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Old 08-10-2004, 03:41 AM   #1
Obie
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Question iptables


I wish to query if it would be advisable to flush my current iptables configuration which was configured automatically during the installation of Linux. The reason I wish to flush is

1) Start anew
2) Learn how to write iptables

I understand from the man pages I can save my current configuration by issuing the command iptables-save however am unsure how to use it should the need arise to restore it. I appreciate any advice.
 
Old 08-10-2004, 04:03 AM   #2
ppuru
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On RedHat/Fedora, iptables rules are saved in /etc/sysconfig/iptables. You can rename this to iptables.old.

After this you can restart your iptables. This will prevent the rules created by RedHat install from loading at boot.

If your system is connected to the internet, please disconnect before you turn iptables off.

Last edited by ppuru; 08-10-2004 at 04:07 AM.
 
Old 08-10-2004, 04:03 AM   #3
barisdemiray
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You can use it like these:

For backing up rules
#iptables-save > iptables.backup

and restoring them
#iptables-restore < iptables.backup

Hope these helps.
 
Old 08-10-2004, 04:07 AM   #4
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Thanks guys. ppuru, your advice was helpful unfortunately I have stopped using Red Hat 9 and opted a distribution with the latest kernel and stock security.
 
Old 08-10-2004, 04:22 AM   #5
Obie
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Exclamation create iptables

I just flushed my iptables and am starting a new. Now if I wish to block all output my understanding of writing iptables is

iptables -A OUTPUT -p all -i eth0 -j DROP

Would this be correct?
 
Old 08-10-2004, 04:30 AM   #6
ppuru
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Obie

We could have continued this discussion on your earlier post at

http://www.linuxquestions.org/questi...hreadid=215674
 
Old 08-10-2004, 04:33 AM   #7
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sorry ppuru as I thought my question had been answered, I should start a new thread. I do apologise. If the moderators could somehow merge them I would be happy to continue from where I left off.

Meanwhile, I came across this script:
# Iptables firewall reset script
*filter
:INPUT ACCEPT [164:15203]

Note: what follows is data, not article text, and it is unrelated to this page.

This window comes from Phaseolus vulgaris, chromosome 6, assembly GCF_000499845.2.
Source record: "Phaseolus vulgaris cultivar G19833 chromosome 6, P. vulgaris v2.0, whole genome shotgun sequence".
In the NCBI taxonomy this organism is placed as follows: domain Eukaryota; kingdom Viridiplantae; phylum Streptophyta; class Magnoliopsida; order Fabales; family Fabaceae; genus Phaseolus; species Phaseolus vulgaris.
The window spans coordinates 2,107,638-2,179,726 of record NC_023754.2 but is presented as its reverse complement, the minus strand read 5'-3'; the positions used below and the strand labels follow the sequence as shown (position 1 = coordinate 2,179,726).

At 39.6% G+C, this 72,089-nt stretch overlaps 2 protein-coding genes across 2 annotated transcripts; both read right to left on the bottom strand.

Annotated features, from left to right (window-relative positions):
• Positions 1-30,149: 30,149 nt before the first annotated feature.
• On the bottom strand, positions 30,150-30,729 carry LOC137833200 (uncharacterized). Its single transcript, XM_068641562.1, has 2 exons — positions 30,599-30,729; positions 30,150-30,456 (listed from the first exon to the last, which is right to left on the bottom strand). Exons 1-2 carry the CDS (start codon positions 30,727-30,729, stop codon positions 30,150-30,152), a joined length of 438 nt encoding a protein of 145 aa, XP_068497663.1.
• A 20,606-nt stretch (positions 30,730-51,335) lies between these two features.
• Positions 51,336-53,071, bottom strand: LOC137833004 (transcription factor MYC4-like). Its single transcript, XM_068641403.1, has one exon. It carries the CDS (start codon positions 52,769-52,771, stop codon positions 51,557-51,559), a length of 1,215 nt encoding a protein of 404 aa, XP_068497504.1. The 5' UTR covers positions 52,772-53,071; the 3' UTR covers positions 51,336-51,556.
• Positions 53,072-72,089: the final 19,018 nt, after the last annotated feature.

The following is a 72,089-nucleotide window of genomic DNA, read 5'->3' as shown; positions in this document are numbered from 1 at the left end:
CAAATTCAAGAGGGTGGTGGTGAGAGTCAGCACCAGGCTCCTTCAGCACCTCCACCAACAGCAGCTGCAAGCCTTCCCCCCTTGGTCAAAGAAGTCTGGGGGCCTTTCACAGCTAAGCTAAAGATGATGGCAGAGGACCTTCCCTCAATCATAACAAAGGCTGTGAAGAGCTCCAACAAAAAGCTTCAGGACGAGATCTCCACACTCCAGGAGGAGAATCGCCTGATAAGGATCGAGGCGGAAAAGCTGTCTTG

:FORWARD ACCEPT [0:0]
:OUTPUT ACCEPT [147:63028]
COMMIT

*mangle
:PREROUTING ACCEPT [164:15203]
:INPUT ACCEPT [164:15203]
:FORWARD ACCEPT [0:0]
:OUTPUT ACCEPT [147:63028]
:POSTROUTING ACCEPT [147:63028]
COMMIT

*nat
:PREROUTING ACCEPT [14:672]
:POSTROUTING ACCEPT [9:684]
:OUTPUT ACCEPT [9:684]
COMMIT

What does the numbers e.g. [164:15203] represent?
 
Old 08-10-2004, 04:42 AM   #8
ppuru
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the packets and bytes that these rules have handled...
 
Old 08-10-2004, 04:47 AM   #9
Obie
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ppuru,

sorry I don't follow. Would you mind giving an example and also what would happen if it was simply [0:0]
 
Old 08-10-2004, 04:56 AM   #10
Obie
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Also I noticed although I flushed my iptables i.e. iptables --flush it still has Chain INPUT (policy drop) rather than Chain INPUT (policy ACCEPT) Why is that?
 
Old 08-10-2004, 05:12 AM   #11
ppuru
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Quote:
sorry I don't follow. Would you mind giving an example and also what would happen if it was simply [0:0]
try iptables -Z. this will set the counters to [0:0].

Last edited by ppuru; 08-10-2004 at 05:20 AM.
 
Old 08-10-2004, 05:14 AM   #12
barisdemiray
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Quote:
Originally posted by Obie
Also I noticed although I flushed my iptables i.e. iptables --flush it still has Chain INPUT (policy drop) rather than Chain INPUT (policy ACCEPT) Why is that?
When you flush only the rules will be cleaned but global policy will remain same. To change them use the command

Code:
iptables -P INPUT ACCEPT
Also a descriptive part from the man page of iptables:

Quote:
Flush the selected chain (all the chains in the table if none is given). This is equivalent to deleting all the rules one by one.
 
Old 08-10-2004, 06:57 AM   #13
Capt_Caveman
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Quote:
Originally posted by Obie
If the moderators could somehow merge them I would be happy to continue from where I left off.
Done
 
Old 08-10-2004, 03:51 PM   #14
Obie
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Capt_Caveman,

Sweet. I didn't know merging them would be possible but thank you.

ppuru,

I still don't follow what the numbers represent and how they work

-----------------------------------------------------------------
ppuru's quote:
try iptables -Z. this will set the counters to [0:0]
-----------------------------------------------------------------

barisdemiray,

Thank you for providing an example however I wish to understand when does it change to drop from accept and vice versa

-----------------------------------------------------------------
barisdemiray's quote:
When you flush only the rules will be cleaned but global policy will remain same. To change them use the command
iptables -P INPUT ACCEPT
-----------------------------------------------------------------
 
Old 08-10-2004, 04:42 PM   #15
Obie
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Another query,

What does -I INPUT do exactly. I understand what -A(APPEND), -D(DELETE) and -R(REPLACE) do but still don't quite follow -I? Also whenever a guide for example refers to say "slot 3" does it mean the third line within say the INPUT chain?
 
  


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